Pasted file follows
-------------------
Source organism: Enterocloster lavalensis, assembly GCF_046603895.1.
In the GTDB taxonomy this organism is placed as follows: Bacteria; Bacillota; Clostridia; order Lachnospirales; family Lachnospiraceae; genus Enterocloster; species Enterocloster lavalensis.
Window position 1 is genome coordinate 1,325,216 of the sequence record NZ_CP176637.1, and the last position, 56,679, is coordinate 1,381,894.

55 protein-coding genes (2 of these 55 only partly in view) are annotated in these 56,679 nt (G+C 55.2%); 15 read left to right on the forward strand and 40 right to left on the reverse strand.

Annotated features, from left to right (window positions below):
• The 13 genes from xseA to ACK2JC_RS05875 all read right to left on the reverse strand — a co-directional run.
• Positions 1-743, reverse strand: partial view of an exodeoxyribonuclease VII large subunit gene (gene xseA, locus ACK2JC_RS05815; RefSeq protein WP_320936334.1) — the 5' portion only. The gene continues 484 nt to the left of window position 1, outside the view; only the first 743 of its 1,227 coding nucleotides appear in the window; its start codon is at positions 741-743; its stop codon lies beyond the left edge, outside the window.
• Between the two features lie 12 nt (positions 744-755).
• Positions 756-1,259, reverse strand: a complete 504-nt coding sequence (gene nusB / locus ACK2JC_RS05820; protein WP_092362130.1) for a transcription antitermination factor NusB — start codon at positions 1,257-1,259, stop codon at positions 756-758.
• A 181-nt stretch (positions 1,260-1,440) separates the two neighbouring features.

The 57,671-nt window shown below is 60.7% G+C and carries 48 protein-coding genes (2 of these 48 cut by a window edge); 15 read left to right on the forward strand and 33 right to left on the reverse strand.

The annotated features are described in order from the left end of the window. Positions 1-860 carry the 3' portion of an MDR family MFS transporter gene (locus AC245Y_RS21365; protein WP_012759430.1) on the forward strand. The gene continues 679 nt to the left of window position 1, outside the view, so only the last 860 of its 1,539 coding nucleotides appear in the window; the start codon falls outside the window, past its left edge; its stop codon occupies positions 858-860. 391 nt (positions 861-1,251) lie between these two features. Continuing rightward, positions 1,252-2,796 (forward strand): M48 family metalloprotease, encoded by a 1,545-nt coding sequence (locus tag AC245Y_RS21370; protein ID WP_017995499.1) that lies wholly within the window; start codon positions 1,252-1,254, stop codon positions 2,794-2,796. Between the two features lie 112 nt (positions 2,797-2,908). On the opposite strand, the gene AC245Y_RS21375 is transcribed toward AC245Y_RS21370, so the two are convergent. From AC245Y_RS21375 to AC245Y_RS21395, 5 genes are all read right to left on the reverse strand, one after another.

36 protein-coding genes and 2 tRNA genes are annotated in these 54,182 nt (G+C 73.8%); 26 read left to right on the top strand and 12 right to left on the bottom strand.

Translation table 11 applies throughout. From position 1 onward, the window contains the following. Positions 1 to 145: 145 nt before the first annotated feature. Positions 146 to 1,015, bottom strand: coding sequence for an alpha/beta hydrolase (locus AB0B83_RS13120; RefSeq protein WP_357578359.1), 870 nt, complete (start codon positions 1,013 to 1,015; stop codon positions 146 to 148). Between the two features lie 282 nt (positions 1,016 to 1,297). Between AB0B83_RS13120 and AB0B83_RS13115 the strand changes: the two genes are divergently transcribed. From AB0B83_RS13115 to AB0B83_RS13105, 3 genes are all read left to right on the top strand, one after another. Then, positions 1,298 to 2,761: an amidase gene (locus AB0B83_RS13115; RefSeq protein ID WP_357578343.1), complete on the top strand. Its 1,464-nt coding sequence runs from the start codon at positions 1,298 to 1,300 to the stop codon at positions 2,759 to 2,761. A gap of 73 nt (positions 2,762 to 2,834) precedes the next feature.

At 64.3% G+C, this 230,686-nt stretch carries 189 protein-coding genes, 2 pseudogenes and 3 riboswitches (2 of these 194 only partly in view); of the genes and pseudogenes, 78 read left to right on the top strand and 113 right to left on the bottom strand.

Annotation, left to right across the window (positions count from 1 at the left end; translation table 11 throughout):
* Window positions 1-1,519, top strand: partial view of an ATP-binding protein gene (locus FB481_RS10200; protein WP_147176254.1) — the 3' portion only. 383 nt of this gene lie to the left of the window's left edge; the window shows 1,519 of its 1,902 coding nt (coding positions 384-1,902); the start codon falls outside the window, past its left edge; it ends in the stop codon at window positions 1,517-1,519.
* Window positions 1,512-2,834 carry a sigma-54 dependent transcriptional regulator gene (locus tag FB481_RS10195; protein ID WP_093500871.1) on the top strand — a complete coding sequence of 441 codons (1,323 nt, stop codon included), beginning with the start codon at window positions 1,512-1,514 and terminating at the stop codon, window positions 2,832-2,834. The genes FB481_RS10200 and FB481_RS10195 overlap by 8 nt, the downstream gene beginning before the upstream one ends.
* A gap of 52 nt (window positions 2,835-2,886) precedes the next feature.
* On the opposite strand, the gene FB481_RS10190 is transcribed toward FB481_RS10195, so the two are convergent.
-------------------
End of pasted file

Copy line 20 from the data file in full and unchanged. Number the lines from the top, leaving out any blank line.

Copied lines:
* On the opposite strand, the gene FB481_RS10190 is transcribed toward FB481_RS10195, so the two are convergent.